1997 32c Raoul Wallenberg

# 3135 - 1997 32c Raoul Wallenberg

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US #3135
1997 Raoul Wallenberg

  • Honors Swedish Holocaust hero Raoul Wallenberg – only the 2nd person in history to be made an honorary American citizen (the first being Winston Churchill)


Stamp Category: 
Commemorative
Value:  32¢, First Class Mail Rate
First Day of Issue:  April 24, 1997
First Day City:  Washington, DC
Quantity Issued:  96,000,000
Printed by:  Printed for Ashton Potter (USA) Ltd. By Sterling Sommer
Printing Method:  Offset
Format:  Panes of 20 (Horizontal 4 across, 5 down)
Perforations:  11.1
Tagging:  Phosphored paper

Why the stamp was issued:  To honor Raoul Wallenberg, the Swedish man who helped save 20,000 Jews in his Swedish territory and 70,000 in the Budapest ghetto, and lost his life in the process.

About the stamp design:  Pictures Wallenberg on the phone with three Budapest Jewish refugees in the background as well as an image of one of Wallenberg’s famous “Schutz-passes,” or “safe passes,” printed in German and Hungarian.  The pass includes a portrait of another Jewish woman as well as the distinctive Swedish triple crowns, indicating the pass-bearer would be “repatriated” to Sweden and in the meantime was under protection by the Royal Swedish Legation.

Special design details:  The stamp pictures artwork by Burt Silverman of New York City.  Art director Howard Paine said “I thought it would be nice to have a Jewish artist who would have a feeling for this subject.. But I also wanted to have a mature individual who would remember World War II, rather than some young person who might know how to render images beautifully and imaginatively but wouldn’t have the investment in the subject that someone of Burt’s age would have.”

Silverman used photographic references provided by PhotoAssist, the USPS’s research firm in Washington.  Dr. Robert Kesting, senior archivist at the Holocaust Memorial Museum, served as key consultant on the project and gave Silverman several examples of Schutz-passes and photographs of Budapest Jews wearing their Star of David identification.  Silverman used all these images to create two oil paintings for the Citizen Stamp Advisory Committee to choose from.

The Schutz-pass on the stamp is based on one given to a young Budapest mother (it also covered her 4-year-old and 3-year-old sons).  Silverman said “The face of the woman on this pass was so compelling that I really wanted to paint it almost exactly the way it appeared,” but he had to make some changes to fulfill USPS requirements that the image be symbolic, not an exact depiction of a person who may or may not have still been alive at the time of issue.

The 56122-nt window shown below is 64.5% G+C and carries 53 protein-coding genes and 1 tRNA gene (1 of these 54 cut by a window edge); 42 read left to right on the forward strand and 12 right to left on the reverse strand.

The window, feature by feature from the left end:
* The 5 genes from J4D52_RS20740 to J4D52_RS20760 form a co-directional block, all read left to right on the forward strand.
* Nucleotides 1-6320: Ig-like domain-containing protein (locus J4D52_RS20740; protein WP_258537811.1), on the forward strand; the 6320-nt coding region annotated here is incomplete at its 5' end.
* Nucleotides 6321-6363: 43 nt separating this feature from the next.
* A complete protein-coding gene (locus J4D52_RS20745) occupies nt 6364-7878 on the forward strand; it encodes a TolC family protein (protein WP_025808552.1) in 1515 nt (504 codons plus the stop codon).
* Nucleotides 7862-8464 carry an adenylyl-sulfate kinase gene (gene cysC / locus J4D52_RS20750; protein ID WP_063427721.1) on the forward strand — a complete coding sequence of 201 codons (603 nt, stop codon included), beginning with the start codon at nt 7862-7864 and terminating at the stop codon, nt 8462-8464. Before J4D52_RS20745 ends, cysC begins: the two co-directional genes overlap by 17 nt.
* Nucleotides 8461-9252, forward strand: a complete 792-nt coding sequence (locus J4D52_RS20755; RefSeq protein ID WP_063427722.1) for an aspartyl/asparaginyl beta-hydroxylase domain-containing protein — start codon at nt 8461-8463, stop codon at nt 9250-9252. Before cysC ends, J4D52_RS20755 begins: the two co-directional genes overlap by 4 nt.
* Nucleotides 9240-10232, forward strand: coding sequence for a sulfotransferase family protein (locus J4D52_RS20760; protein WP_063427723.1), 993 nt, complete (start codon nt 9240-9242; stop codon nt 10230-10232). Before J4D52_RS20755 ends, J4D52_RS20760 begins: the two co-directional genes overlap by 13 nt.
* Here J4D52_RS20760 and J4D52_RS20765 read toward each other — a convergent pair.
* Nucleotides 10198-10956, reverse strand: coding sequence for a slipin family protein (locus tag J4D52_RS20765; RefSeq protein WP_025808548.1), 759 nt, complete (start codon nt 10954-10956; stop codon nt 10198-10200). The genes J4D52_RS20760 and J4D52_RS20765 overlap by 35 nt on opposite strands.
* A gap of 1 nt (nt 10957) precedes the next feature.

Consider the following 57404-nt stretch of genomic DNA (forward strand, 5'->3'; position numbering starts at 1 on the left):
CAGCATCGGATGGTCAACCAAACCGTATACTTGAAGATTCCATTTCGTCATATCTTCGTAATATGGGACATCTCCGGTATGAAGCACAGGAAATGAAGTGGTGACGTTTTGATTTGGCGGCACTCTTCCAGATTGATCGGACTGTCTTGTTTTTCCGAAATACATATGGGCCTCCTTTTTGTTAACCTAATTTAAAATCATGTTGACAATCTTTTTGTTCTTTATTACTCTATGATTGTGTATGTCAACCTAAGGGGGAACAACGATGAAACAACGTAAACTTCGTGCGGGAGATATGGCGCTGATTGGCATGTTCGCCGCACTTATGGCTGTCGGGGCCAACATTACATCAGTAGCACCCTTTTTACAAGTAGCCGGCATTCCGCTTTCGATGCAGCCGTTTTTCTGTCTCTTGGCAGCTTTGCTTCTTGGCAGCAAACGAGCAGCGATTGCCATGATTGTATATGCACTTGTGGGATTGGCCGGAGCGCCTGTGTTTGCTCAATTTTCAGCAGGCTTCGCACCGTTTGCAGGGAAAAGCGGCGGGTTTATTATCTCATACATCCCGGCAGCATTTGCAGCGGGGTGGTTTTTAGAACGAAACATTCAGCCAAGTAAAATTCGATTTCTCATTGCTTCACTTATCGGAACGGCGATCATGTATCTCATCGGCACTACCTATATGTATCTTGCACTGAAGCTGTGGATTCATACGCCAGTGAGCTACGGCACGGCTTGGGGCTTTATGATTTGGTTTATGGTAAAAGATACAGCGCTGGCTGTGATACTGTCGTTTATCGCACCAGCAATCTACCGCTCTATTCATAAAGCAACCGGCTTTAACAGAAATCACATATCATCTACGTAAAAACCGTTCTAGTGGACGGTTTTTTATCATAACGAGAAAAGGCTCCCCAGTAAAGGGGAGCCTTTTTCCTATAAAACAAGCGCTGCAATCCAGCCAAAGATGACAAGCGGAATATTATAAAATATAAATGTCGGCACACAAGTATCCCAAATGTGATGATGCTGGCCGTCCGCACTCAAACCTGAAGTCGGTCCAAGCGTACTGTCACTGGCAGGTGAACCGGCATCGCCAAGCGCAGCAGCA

The images of the other three Jewish refugees on the stamp were based on photographs from the Hungarian National Museum taken by Yevgeny Khaldei, a photographer with the Soviet Army from 1944 to 1945.  The Hungarian National Museum quoted Khaldei’s recollection of taking the photograph:  “(In January 1945) I went into a ruined street in Budapest, and there was a Jewish couple wearing Stars of David.  They were afraid of me.  There was still fighting going on in the city, and they thought I might be an SS soldier.  So I said Shalom to them, and the woman began to cry.  After I’d taken the picture, I pulled their stars off and said, ‘The fascists are beaten.  It’s terrible to be marked like that…’”

First Day City:  The stamp was dedicated at the Holocaust Museum in Washington, DC.  USPS Governor S. David Fineman said at the ceremony “As Jews around the world celebrate Passover by retelling the story of their liberation, it is fitting that we honor Wallenberg, whose heroism and courage wrote another stirring chapter in the story of the quest for tolerance.”

History the stamp represents:  Courageous and selfless, Raoul Wallenberg is an individual truly worthy of being honored on a US stamp.  Born to a prominent family of bankers, industrialists, and diplomats, Wallenberg was appointed as a special diplomatic envoy to the Swedish Mission in Budapest, Hungary in 1944.  Although more than 400,000 Hungarian Jews had already been deported by this time, he immediately sought to rescue the thousands of remaining Jews assigned to Nazi death camps.

Often using his own money, he established “safe houses” under the Swedish flag where Jews could find food, shelter, and safety from persecution.  In addition, he also distributed Swedish passports and false identification papers to over 20,000 Jews.

Arrested by Soviet authorities in January 1945, Wallenberg reportedly died in 1947 of a heart attack.  However, reports that he was alive somewhere within the Soviet prison system continued to circulate through the 1980s.  More than a decade later, his true fate remains unknown.  In 1981, President Ronald Reagan declared Raoul Wallenberg an honorary US citizen, only the second person in history to be given this honor (the first being Winston Churchill).